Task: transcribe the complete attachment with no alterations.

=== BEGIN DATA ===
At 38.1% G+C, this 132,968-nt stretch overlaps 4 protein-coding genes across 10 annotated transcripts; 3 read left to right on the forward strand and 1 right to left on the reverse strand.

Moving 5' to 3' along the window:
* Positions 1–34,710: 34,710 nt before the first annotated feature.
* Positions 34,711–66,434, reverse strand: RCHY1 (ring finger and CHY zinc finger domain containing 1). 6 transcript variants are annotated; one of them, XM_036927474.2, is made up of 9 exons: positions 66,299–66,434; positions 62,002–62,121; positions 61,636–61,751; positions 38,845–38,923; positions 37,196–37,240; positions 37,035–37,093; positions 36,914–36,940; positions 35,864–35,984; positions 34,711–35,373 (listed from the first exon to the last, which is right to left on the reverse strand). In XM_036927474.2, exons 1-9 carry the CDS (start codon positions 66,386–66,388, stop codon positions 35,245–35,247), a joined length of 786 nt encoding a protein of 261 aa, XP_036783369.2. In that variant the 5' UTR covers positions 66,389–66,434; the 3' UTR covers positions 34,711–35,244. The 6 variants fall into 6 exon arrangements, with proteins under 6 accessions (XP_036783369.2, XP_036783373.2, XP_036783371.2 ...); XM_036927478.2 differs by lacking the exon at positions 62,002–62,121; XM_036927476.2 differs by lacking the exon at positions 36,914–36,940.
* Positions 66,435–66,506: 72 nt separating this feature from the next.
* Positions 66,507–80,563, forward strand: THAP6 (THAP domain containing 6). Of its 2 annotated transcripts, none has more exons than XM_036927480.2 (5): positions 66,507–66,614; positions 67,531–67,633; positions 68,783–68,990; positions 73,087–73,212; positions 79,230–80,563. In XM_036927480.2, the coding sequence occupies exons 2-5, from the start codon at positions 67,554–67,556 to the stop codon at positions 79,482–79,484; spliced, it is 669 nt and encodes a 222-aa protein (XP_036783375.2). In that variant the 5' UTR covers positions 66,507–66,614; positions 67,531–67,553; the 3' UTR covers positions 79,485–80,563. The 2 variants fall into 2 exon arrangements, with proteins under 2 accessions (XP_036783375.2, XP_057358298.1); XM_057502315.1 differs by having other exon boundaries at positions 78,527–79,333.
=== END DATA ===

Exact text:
At 38.1% G+C, this 132,968-nt stretch overlaps 4 protein-coding genes across 10 annotated transcripts; 3 read left to right on the forward strand and 1 right to left on the reverse strand.

Moving 5' to 3' along the window:
* Positions 1–34,710: 34,710 nt before the first annotated feature.
* Positions 34,711–66,434, reverse strand: RCHY1 (ring finger and CHY zinc finger domain containing 1). 6 transcript variants are annotated; one of them, XM_036927474.2, is made up of 9 exons: positions 66,299–66,434; positions 62,002–62,121; positions 61,636–61,751; positions 38,845–38,923; positions 37,196–37,240; positions 37,035–37,093; positions 36,914–36,940; positions 35,864–35,984; positions 34,711–35,373 (listed from the first exon to the last, which is right to left on the reverse strand). In XM_036927474.2, exons 1-9 carry the CDS (start codon positions 66,386–66,388, stop codon positions 35,245–35,247), a joined length of 786 nt encoding a protein of 261 aa, XP_036783369.2. In that variant the 5' UTR covers positions 66,389–66,434; the 3' UTR covers positions 34,711–35,244. The 6 variants fall into 6 exon arrangements, with proteins under 6 accessions (XP_036783369.2, XP_036783373.2, XP_036783371.2 ...); XM_036927478.2 differs by lacking the exon at positions 62,002–62,121; XM_036927476.2 differs by lacking the exon at positions 36,914–36,940.
* Positions 66,435–66,506: 72 nt separating this feature from the next.
* Positions 66,507–80,563, forward strand: THAP6 (THAP domain containing 6). Of its 2 annotated transcripts, none has more exons than XM_036927480.2 (5): positions 66,507–66,614; positions 67,531–67,633; positions 68,783–68,990; positions 73,087–73,212; positions 79,230–80,563. In XM_036927480.2, the coding sequence occupies exons 2-5, from the start codon at positions 67,554–67,556 to the stop codon at positions 79,482–79,484; spliced, it is 669 nt and encodes a 222-aa protein (XP_036783375.2). In that variant the 5' UTR covers positions 66,507–66,614; positions 67,531–67,553; the 3' UTR covers positions 79,485–80,563. The 2 variants fall into 2 exon arrangements, with proteins under 2 accessions (XP_036783375.2, XP_057358298.1); XM_057502315.1 differs by having other exon boundaries at positions 78,527–79,333.